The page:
Investors buoyed by a European Central Bank backstop flocked to a sale of Spanish short-term debt on Tuesday, buying three- and six-month paper at sharply lower yields to give a shot in the arm to the country's ambitious deficit-reduction program.

Madrid sold 2.51 billion euros ($3.27 billion) of debt, right in line with expectations, on demand that soared to more than 13.5 billion euros.

It was a good auction ...and yields fell sharply, Estefania Ponte, an economist de Cortal Consors, said.

But the market is starting to get used to good (Spanish) auction results and it didn't react.

Borrowing costs fell sharply from the last time the same maturities were sold in mid-December - a day before the European Central Bank's pushed almost half a trillion euros in three-year loans into the bloc's banks.

At just 1.285 percent and 1.847 percent, respectively, the yields on the three-month paper was the lowest since last February and on the 6-month yield the lowest since June.

Spain has moved away from the sharp end of the euro zone crisis in recent weeks, its debt-servicing program supported by the flood of cheap ECB money along with the bank's regular purchases of Spanish bonds on the market.

Markets have also responded to efforts by the government of Mariano Rajoy, which took office last month, to get to grips with an ailing economy and push ahead with a tough deficit-reduction program.

Spain's three- and six-month auction yields had spiked to just over five percent in November, but by last Thursday the treasury was paying little more than that to sell 10-year debt.[ID:nL6E8CJ0X9]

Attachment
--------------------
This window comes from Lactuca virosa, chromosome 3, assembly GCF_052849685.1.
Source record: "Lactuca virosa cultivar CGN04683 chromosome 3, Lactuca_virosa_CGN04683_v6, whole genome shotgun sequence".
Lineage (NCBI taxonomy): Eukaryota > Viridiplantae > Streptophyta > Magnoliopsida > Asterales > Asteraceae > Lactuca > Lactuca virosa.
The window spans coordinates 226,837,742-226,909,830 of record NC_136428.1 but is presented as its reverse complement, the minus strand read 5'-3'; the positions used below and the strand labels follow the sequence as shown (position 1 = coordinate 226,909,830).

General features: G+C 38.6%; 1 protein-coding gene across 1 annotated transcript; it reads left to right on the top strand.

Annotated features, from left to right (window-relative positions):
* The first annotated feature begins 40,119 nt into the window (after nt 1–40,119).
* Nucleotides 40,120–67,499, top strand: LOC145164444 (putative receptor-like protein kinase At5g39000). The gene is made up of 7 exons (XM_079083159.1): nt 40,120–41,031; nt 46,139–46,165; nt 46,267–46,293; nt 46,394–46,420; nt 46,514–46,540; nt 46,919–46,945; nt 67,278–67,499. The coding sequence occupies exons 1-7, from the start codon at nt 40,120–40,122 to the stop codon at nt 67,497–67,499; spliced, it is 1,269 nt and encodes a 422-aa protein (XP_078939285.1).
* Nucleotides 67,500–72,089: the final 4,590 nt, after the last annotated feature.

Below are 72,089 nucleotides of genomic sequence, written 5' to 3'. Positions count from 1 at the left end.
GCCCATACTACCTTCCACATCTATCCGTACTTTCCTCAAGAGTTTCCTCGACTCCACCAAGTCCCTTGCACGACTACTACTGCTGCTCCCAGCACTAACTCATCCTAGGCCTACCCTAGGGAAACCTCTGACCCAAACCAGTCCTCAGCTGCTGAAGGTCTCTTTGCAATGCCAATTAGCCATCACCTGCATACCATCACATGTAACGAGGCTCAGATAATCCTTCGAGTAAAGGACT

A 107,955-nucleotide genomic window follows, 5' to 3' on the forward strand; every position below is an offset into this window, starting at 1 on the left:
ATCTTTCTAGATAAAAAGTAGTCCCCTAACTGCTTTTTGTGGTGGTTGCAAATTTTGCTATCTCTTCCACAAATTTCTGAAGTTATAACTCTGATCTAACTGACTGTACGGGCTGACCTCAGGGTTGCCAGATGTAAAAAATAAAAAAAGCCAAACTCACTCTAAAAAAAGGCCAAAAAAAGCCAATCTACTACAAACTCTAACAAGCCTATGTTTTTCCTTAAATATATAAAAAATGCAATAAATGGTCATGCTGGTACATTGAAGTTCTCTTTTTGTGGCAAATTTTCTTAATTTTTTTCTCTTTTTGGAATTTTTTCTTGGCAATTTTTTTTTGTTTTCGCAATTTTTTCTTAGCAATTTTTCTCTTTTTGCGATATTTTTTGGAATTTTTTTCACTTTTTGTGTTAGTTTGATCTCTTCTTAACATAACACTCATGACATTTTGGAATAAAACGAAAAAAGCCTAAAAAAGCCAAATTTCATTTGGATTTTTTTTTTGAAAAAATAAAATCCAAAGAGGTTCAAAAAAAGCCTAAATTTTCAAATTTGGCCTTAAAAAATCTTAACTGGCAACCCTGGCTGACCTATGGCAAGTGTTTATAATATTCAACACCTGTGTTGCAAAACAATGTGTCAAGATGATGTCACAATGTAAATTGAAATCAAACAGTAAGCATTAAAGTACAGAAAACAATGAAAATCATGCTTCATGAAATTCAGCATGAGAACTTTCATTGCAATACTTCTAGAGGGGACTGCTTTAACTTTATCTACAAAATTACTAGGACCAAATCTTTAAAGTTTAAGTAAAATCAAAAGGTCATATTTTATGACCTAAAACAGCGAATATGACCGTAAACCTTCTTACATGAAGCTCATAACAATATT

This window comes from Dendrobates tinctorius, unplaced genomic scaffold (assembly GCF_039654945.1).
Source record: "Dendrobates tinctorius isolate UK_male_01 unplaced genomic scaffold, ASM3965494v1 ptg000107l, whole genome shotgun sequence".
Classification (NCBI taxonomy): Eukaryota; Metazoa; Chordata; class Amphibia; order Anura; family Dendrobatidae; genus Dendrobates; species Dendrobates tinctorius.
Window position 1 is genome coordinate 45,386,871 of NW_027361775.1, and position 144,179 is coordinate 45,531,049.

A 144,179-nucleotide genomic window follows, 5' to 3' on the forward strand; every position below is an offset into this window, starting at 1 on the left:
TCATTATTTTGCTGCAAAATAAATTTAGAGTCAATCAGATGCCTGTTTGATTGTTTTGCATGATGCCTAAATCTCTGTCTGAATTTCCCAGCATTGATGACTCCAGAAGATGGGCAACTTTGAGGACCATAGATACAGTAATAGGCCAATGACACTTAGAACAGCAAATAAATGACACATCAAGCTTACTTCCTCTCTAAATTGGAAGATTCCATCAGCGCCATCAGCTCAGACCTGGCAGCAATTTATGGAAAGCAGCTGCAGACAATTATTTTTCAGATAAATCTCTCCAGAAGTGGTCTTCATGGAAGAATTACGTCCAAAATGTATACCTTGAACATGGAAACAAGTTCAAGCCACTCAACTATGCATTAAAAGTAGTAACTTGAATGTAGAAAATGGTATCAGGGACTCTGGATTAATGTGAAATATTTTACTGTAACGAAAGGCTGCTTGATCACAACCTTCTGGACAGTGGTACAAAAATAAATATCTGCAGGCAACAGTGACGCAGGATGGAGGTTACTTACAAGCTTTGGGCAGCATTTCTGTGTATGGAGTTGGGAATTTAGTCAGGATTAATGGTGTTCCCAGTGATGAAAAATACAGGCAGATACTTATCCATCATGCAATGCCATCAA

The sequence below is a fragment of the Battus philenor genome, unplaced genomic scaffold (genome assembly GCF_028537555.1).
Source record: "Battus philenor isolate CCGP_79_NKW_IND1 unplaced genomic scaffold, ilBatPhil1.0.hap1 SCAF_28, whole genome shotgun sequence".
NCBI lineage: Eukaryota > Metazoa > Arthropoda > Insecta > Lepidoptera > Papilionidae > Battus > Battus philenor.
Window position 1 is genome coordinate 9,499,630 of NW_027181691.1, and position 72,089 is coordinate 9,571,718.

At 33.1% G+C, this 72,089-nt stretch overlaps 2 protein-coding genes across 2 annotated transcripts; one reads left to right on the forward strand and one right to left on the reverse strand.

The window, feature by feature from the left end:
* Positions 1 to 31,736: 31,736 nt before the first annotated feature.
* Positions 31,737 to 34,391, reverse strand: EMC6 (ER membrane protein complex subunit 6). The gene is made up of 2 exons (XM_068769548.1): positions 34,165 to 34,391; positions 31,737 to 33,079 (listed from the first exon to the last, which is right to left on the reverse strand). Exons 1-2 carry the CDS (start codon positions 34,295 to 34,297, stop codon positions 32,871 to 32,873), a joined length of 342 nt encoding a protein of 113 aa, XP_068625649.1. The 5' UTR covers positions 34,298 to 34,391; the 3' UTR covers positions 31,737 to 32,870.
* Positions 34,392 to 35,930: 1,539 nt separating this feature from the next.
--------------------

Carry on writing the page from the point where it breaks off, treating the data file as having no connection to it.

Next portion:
The last time it sold three- and six-month paper it paid 1.735 percent and 2.435 percent, respectively.

But despite the fall in borrowing costs, the government faces a tough task, hamstrung by an economy that is almost certain to shrink in 2012, chronically high unemployment and a bloated banking sector weighed down by soured property loans.

It's important to distinguish between opportunistic buying of short-dated Spanish debt and underlying confidence in Spain's economy, said Nicholas Spiro, managing director at sovereign risk consultancy Spiro Sovereign Strategy.

The credibility of the Rajoy government's fiscal plans is being undermined as the economy falls back into recession.


Economy Minister Luis de Guindos said the strong auction demonstrated the solvency that would allow Spain to avoid the sort of International Monetary Fund bailout sought by Greece and others.

If we carry out the economic reforms and we finish our budgetary adjustments there is no way that Spain will need any help from the IMF, he told a news conference.

IMF head Christine Lagarde said on Monday she did not expect peripheral euro zone nations to be spared a solvency crisis if turbulence returned to markets.

The IMF's members may be willing to increase their resources if euro zone states increase the size of their bailout fund, which needed to be improved, she added in a radio interview on Tuesday.

Madrid says it remains committed to slashing its budget deficit to 4.4 percent of economic output this year, from an estimated 8.1 percent at the end of 2011.

But many in the market are convinced Prime Minister Rajoy will eventually have to ease back on the austerity to avoid triggering an even deeper recession than that forecast by the country's central bank.

The Bank of Spain predicted on Monday that the economy would shrink by 1.5 percent this year and grow just 0.2 percent in 2013.

It also said it expected the government to stick to its budget targets - but at the cost of more austerity that would keep unemployment hovering at over 23 percent for the next two years.

(Additional reporting by Manuel Ruiz, Editing by Fiona Ortiz/Patrick Graham)